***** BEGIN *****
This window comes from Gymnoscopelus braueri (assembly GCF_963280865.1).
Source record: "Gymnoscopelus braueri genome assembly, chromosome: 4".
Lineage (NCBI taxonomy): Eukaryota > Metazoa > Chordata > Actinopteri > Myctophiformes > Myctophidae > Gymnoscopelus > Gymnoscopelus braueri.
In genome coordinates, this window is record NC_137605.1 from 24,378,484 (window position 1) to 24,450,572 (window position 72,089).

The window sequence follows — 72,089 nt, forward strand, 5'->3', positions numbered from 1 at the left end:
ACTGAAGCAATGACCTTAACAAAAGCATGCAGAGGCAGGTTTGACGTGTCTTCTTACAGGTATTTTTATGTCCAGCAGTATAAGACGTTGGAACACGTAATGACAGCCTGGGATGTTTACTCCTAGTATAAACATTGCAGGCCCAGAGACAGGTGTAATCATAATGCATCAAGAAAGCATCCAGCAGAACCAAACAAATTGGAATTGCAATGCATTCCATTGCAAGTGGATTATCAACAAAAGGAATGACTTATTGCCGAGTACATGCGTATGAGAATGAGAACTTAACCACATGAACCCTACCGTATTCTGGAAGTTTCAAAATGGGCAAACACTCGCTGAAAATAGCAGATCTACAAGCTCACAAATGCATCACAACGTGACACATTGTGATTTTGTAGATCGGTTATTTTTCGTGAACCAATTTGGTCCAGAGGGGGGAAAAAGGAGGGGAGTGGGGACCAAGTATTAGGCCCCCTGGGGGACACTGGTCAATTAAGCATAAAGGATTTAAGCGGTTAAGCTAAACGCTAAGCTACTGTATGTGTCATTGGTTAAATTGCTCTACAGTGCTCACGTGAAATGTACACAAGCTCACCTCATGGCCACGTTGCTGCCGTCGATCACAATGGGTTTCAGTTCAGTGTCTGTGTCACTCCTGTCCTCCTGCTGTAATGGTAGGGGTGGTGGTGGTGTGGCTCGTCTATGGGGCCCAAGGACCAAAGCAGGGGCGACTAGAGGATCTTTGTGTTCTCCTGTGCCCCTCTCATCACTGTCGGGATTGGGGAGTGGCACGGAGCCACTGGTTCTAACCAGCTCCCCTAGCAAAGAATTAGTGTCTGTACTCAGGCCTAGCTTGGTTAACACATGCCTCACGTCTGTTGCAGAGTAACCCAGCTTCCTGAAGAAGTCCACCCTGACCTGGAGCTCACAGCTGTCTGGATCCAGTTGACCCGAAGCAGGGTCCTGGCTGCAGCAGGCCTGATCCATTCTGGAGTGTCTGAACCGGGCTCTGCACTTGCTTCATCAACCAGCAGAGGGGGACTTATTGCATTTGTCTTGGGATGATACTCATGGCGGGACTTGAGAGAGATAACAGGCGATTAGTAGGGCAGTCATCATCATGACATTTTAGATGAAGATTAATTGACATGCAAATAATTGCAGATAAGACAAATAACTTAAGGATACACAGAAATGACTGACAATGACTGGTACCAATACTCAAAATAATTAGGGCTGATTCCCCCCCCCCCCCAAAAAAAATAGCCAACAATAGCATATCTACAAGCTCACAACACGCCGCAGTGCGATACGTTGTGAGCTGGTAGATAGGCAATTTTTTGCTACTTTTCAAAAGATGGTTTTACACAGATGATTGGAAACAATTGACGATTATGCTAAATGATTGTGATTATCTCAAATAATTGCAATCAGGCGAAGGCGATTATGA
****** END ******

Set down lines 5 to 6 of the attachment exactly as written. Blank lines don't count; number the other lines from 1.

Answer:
The window sequence follows — 72,089 nt, forward strand, 5'->3', positions numbered from 1 at the left end:
ACTGAAGCAATGACCTTAACAAAAGCATGCAGAGGCAGGTTTGACGTGTCTTCTTACAGGTATTTTTATGTCCAGCAGTATAAGACGTTGGAACACGTAATGACAGCCTGGGATGTTTACTCCTAGTATAAACATTGCAGGCCCAGAGACAGGTGTAATCATAATGCATCAAGAAAGCATCCAGCAGAACCAAACAAATTGGAATTGCAATGCATTCCATTGCAAGTGGATTATCAACAAAAGGAATGACTTATTGCCGAGTACATGCGTATGAGAATGAGAACTTAACCACATGAACCCTACCGTATTCTGGAAGTTTCAAAATGGGCAAACACTCGCTGAAAATAGCAGATCTACAAGCTCACAAATGCATCACAACGTGACACATTGTGATTTTGTAGATCGGTTATTTTTCGTGAACCAATTTGGTCCAGAGGGGGGAAAAAGGAGGGGAGTGGGGACCAAGTATTAGGCCCCCTGGGGGACACTGGTCAATTAAGCATAAAGGATTTAAGCGGTTAAGCTAAACGCTAAGCTACTGTATGTGTCATTGGTTAAATTGCTCTACAGTGCTCACGTGAAATGTACACAAGCTCACCTCATGGCCACGTTGCTGCCGTCGATCACAATGGGTTTCAGTTCAGTGTCTGTGTCACTCCTGTCCTCCTGCTGTAATGGTAGGGGTGGTGGTGGTGTGGCTCGTCTATGGGGCCCAAGGACCAAAGCAGGGGCGACTAGAGGATCTTTGTGTTCTCCTGTGCCCCTCTCATCACTGTCGGGATTGGGGAGTGGCACGGAGCCACTGGTTCTAACCAGCTCCCCTAGCAAAGAATTAGTGTCTGTACTCAGGCCTAGCTTGGTTAACACATGCCTCACGTCTGTTGCAGAGTAACCCAGCTTCCTGAAGAAGTCCACCCTGACCTGGAGCTCACAGCTGTCTGGATCCAGTTGACCCGAAGCAGGGTCCTGGCTGCAGCAGGCCTGATCCATTCTGGAGTGTCTGAACCGGGCTCTGCACTTGCTTCATCAACCAGCAGAGGGGGACTTATTGCATTTGTCTTGGGATGATACTCATGGCGGGACTTGAGAGAGATAACAGGCGATTAGTAGGGCAGTCATCATCATGACATTTTAGATGAAGATTAATTGACATGCAAATAATTGCAGATAAGACAAATAACTTAAGGATACACAGAAATGACTGACAATGACTGGTACCAATACTCAAAATAATTAGGGCTGATTCCCCCCCCCCCCCAAAAAAAATAGCCAACAATAGCATATCTACAAGCTCACAACACGCCGCAGTGCGATACGTTGTGAGCTGGTAGATAGGCAATTTTTTGCTACTTTTCAAAAGATGGTTTTACACAGATGATTGGAAACAATTGACGATTATGCTAAATGATTGTGATTATCTCAAATAATTGCAATCAGGCGAAGGCGATTATGA